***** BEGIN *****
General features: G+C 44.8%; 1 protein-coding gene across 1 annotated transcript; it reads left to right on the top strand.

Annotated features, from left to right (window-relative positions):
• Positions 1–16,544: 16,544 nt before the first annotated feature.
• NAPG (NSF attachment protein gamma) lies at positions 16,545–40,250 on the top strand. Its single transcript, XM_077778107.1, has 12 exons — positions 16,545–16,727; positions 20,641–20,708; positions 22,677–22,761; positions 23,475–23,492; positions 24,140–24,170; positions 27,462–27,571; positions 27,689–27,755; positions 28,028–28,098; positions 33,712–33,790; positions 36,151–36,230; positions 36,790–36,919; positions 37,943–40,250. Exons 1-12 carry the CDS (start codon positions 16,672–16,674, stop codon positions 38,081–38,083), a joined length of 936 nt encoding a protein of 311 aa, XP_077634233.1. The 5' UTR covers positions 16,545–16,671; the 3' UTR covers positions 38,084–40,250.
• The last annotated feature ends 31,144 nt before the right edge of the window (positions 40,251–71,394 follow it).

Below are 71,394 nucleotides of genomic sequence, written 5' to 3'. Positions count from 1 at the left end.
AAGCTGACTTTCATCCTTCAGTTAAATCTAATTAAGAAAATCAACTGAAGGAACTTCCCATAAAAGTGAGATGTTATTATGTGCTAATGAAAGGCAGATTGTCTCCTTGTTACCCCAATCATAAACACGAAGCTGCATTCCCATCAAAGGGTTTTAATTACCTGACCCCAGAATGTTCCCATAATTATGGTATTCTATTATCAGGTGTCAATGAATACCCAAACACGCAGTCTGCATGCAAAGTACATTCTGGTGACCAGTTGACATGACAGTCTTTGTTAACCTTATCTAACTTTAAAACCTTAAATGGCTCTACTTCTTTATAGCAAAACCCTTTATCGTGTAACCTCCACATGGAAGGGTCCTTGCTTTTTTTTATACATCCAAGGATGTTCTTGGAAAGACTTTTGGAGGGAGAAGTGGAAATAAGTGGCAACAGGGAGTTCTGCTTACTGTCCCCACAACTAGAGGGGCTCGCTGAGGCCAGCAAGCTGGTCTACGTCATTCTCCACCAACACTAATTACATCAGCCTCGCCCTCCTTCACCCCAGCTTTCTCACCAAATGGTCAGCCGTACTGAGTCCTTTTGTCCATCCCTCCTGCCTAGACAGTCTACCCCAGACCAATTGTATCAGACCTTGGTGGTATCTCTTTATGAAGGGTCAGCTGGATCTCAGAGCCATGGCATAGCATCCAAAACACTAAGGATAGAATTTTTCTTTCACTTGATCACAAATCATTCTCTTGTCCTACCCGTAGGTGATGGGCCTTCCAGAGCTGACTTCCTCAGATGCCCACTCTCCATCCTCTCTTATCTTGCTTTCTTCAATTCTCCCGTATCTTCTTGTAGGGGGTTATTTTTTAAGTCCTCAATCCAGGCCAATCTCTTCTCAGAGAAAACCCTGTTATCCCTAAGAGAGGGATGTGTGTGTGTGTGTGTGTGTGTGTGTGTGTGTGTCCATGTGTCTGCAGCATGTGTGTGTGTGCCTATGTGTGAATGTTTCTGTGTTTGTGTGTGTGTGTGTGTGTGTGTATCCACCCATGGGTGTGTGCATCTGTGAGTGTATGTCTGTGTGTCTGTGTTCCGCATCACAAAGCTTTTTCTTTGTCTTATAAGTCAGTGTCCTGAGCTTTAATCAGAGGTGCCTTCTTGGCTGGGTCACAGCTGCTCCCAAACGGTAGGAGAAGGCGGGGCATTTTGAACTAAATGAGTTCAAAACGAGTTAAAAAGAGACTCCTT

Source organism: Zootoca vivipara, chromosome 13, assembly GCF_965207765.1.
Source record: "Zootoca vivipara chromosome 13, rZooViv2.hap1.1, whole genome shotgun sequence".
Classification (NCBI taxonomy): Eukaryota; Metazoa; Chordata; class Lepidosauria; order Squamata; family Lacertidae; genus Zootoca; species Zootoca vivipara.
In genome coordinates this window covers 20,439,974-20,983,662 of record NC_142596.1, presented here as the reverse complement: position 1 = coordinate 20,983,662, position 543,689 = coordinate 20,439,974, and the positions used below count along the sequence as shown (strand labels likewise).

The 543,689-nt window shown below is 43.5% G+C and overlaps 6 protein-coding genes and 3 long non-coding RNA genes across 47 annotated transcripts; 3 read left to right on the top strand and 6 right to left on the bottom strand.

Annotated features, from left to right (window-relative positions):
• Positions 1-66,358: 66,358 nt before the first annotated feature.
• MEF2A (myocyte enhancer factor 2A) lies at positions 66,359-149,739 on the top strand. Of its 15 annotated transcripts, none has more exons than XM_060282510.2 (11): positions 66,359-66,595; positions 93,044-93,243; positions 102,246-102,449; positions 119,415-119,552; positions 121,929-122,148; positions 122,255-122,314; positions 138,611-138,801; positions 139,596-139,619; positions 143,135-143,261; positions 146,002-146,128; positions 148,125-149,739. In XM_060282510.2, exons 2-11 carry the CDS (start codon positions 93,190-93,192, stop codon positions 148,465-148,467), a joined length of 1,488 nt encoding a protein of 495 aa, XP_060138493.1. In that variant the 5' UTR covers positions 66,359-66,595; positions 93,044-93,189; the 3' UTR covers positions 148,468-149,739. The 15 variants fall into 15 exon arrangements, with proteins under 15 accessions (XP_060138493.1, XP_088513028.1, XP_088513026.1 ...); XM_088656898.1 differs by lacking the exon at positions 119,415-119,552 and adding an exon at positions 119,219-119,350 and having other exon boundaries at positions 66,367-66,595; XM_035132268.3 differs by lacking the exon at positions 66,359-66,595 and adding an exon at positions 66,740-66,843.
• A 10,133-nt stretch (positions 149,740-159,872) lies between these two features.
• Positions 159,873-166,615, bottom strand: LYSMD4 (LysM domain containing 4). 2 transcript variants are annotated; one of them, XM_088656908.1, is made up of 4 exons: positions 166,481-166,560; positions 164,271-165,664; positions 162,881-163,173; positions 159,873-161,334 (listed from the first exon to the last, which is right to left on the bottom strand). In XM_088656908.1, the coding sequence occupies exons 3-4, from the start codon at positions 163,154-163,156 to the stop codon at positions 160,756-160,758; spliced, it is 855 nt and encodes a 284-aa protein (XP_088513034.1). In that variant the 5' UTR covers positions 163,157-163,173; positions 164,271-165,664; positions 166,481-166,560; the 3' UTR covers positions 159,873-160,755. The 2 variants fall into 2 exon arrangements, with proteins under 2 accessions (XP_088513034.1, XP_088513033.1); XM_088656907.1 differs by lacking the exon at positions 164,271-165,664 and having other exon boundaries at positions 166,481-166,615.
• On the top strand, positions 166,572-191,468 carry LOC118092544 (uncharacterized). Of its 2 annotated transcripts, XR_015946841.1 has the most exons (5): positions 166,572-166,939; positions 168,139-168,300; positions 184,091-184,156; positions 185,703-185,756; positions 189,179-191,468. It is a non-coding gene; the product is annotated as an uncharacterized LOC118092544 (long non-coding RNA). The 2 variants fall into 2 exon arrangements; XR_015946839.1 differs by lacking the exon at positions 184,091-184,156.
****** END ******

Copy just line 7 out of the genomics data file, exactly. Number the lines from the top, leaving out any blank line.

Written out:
AAGCTGACTTTCATCCTTCAGTTAAATCTAATTAAGAAAATCAACTGAAGGAACTTCCCATAAAAGTGAGATGTTATTATGTGCTAATGAAAGGCAGATTGTCTCCTTGTTACCCCAATCATAAACACGAAGCTGCATTCCCATCAAAGGGTTTTAATTACCTGACCCCAGAATGTTCCCATAATTATGGTATTCTATTATCAGGTGTCAATGAATACCCAAACACGCAGTCTGCATGCAAAGTACATTCTGGTGACCAGTTGACATGACAGTCTTTGTTAACCTTATCTAACTTTAAAACCTTAAATGGCTCTACTTCTTTATAGCAAAACCCTTTATCGTGTAACCTCCACATGGAAGGGTCCTTGCTTTTTTTTATACATCCAAGGATGTTCTTGGAAAGACTTTTGGAGGGAGAAGTGGAAATAAGTGGCAACAGGGAGTTCTGCTTACTGTCCCCACAACTAGAGGGGCTCGCTGAGGCCAGCAAGCTGGTCTACGTCATTCTCCACCAACACTAATTACATCAGCCTCGCCCTCCTTCACCCCAGCTTTCTCACCAAATGGTCAGCCGTACTGAGTCCTTTTGTCCATCCCTCCTGCCTAGACAGTCTACCCCAGACCAATTGTATCAGACCTTGGTGGTATCTCTTTATGAAGGGTCAGCTGGATCTCAGAGCCATGGCATAGCATCCAAAACACTAAGGATAGAATTTTTCTTTCACTTGATCACAAATCATTCTCTTGTCCTACCCGTAGGTGATGGGCCTTCCAGAGCTGACTTCCTCAGATGCCCACTCTCCATCCTCTCTTATCTTGCTTTCTTCAATTCTCCCGTATCTTCTTGTAGGGGGTTATTTTTTAAGTCCTCAATCCAGGCCAATCTCTTCTCAGAGAAAACCCTGTTATCCCTAAGAGAGGGATGTGTGTGTGTGTGTGTGTGTGTGTGTGTGTGTGTCCATGTGTCTGCAGCATGTGTGTGTGTGCCTATGTGTGAATGTTTCTGTGTTTGTGTGTGTGTGTGTGTGTGTGTATCCACCCATGGGTGTGTGCATCTGTGAGTGTATGTCTGTGTGTCTGTGTTCCGCATCACAAAGCTTTTTCTTTGTCTTATAAGTCAGTGTCCTGAGCTTTAATCAGAGGTGCCTTCTTGGCTGGGTCACAGCTGCTCCCAAACGGTAGGAGAAGGCGGGGCATTTTGAACTAAATGAGTTCAAAACGAGTTAAAAAGAGACTCCTT